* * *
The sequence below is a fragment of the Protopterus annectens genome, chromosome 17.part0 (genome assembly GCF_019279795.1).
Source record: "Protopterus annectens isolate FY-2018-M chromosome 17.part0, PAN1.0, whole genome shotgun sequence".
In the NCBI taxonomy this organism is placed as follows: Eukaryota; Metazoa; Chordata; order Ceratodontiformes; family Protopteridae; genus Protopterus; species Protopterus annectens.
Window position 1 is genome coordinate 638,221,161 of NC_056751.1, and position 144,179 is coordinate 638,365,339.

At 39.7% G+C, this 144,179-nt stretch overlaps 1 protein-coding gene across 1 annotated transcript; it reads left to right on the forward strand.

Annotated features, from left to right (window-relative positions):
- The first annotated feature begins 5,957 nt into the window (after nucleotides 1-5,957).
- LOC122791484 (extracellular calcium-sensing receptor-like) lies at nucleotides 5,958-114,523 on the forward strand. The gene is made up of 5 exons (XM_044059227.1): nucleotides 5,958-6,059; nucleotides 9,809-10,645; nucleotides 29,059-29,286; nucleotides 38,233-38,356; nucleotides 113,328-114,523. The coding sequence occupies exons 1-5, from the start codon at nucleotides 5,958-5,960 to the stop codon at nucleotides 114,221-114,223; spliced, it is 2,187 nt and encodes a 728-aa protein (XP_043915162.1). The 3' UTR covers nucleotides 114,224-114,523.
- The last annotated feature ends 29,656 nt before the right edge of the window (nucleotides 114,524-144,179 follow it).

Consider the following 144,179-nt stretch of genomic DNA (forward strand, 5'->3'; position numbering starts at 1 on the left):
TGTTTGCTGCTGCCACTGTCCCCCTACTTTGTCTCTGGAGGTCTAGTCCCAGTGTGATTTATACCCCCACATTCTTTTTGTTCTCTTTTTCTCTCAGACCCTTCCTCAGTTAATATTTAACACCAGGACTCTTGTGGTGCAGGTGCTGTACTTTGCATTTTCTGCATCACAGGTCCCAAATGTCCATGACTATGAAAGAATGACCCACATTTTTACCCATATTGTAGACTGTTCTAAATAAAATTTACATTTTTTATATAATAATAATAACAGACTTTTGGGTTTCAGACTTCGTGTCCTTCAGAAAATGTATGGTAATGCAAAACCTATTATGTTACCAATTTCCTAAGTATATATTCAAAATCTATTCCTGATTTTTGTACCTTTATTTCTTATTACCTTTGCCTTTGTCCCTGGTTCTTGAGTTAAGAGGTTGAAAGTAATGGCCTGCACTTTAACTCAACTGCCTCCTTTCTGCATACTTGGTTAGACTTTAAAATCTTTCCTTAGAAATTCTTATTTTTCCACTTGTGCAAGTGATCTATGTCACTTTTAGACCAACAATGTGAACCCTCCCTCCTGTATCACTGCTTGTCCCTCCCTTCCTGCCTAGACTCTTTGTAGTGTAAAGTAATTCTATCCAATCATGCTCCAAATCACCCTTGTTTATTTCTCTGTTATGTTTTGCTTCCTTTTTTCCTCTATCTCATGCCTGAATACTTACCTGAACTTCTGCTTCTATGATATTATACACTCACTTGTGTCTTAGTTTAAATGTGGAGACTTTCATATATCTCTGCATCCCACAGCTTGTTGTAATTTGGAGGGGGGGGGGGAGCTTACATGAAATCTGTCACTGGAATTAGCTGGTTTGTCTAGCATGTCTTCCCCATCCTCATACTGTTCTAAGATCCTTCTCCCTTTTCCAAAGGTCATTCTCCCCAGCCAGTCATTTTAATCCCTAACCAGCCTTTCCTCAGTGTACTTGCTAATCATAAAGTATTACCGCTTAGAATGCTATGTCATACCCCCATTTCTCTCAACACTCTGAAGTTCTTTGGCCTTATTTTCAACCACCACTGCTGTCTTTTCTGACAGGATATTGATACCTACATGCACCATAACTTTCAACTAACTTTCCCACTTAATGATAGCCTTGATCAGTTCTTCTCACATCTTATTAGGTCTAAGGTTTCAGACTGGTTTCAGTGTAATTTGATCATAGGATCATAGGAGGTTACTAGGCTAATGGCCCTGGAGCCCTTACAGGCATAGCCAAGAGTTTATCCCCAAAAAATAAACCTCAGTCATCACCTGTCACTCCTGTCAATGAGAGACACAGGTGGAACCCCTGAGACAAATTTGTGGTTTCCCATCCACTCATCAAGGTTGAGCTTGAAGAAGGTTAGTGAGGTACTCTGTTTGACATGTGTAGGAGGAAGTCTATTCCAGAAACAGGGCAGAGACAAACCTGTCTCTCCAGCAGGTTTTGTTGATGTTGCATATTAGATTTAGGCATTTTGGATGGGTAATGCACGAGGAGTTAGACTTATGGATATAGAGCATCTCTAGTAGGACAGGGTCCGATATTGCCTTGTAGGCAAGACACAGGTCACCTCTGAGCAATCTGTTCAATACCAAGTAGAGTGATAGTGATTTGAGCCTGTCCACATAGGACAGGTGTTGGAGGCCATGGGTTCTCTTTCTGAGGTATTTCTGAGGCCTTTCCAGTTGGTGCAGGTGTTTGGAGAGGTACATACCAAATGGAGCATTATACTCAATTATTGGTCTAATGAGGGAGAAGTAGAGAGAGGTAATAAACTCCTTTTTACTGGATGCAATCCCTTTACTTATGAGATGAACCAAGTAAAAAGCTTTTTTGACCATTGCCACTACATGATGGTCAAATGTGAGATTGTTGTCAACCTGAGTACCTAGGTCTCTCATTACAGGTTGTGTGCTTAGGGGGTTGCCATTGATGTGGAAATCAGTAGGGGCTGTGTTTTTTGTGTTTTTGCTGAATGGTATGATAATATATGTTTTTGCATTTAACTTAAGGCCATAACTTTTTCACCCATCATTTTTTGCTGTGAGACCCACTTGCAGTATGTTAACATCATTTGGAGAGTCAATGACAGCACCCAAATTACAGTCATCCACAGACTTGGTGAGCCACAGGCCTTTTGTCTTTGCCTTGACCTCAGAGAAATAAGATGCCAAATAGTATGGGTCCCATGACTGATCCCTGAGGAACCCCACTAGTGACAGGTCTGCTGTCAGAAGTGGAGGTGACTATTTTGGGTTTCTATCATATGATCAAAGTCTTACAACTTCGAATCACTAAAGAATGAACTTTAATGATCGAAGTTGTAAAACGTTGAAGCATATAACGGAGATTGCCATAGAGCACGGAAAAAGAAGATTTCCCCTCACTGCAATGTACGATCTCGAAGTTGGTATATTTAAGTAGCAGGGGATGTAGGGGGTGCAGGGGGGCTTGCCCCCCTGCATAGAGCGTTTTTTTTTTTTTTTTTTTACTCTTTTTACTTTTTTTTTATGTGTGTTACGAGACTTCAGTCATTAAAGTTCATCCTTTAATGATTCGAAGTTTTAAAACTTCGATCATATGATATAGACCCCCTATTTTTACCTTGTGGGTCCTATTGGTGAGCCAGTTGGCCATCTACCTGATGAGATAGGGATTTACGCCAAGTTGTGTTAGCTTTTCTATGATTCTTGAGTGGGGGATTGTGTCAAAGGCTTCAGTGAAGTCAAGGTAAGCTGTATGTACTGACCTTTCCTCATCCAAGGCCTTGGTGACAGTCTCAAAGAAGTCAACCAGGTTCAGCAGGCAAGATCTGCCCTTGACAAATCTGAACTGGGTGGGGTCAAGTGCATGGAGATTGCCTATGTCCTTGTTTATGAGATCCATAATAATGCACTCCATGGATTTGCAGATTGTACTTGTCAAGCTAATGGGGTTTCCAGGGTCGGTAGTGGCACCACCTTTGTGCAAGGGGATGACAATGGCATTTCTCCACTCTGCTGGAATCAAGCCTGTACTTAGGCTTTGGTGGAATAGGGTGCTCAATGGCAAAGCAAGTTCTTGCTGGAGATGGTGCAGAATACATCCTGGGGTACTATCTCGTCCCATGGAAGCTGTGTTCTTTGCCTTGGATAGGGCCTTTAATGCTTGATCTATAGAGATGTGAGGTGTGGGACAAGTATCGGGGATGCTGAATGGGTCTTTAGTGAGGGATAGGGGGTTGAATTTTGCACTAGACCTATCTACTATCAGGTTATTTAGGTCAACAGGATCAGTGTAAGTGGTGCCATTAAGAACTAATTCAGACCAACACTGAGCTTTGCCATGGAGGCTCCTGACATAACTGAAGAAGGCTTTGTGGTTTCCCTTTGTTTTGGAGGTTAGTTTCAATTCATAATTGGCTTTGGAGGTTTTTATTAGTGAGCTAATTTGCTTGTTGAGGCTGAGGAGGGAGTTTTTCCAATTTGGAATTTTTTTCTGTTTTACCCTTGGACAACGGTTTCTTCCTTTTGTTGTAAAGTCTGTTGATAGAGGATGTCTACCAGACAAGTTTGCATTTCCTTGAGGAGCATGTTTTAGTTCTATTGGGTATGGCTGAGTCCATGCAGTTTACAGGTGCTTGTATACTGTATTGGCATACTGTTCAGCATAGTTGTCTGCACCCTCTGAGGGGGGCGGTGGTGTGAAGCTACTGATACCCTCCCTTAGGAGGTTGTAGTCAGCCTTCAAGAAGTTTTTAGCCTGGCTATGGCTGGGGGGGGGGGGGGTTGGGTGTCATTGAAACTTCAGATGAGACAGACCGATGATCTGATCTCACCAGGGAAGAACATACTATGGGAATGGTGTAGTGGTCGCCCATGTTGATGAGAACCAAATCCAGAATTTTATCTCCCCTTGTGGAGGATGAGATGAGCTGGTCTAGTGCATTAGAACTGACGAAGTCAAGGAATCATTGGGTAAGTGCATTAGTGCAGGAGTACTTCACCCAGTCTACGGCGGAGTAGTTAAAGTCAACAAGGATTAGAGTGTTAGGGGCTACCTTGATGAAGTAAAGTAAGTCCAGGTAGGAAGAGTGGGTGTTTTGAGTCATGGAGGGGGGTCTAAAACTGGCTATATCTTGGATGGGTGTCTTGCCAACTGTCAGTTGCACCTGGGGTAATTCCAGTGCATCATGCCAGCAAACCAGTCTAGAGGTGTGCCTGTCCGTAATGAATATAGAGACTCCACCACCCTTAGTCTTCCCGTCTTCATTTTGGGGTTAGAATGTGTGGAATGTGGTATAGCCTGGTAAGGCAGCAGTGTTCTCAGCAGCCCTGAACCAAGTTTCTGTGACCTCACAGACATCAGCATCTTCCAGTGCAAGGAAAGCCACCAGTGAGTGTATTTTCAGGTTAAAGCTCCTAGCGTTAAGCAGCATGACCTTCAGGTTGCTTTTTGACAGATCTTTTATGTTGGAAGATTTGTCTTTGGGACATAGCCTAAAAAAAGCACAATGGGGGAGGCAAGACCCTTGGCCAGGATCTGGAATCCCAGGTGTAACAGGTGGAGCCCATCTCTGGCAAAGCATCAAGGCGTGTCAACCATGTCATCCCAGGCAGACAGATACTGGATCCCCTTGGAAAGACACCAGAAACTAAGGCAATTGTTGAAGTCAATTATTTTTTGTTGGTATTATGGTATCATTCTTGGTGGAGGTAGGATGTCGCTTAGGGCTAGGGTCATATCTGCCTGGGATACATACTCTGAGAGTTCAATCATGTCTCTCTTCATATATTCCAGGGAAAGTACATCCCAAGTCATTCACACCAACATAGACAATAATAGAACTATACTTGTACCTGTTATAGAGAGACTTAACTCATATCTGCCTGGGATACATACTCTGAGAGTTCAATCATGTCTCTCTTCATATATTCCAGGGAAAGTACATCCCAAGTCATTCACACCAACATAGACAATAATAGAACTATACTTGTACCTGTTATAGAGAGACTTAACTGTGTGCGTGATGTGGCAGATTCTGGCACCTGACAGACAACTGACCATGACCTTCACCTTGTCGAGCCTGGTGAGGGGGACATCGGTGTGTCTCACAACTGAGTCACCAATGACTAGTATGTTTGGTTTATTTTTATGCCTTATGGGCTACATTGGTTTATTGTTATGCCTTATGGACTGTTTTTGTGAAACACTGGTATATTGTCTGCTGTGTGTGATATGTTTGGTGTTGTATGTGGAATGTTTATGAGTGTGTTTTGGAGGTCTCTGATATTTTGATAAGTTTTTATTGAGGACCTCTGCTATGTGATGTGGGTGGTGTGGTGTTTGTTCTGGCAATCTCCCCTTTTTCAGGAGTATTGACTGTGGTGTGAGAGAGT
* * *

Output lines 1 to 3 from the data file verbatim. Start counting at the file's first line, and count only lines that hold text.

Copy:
The sequence below is a fragment of the Protopterus annectens genome, chromosome 17.part0 (genome assembly GCF_019279795.1).
Source record: "Protopterus annectens isolate FY-2018-M chromosome 17.part0, PAN1.0, whole genome shotgun sequence".
In the NCBI taxonomy this organism is placed as follows: Eukaryota; Metazoa; Chordata; order Ceratodontiformes; family Protopteridae; genus Protopterus; species Protopterus annectens.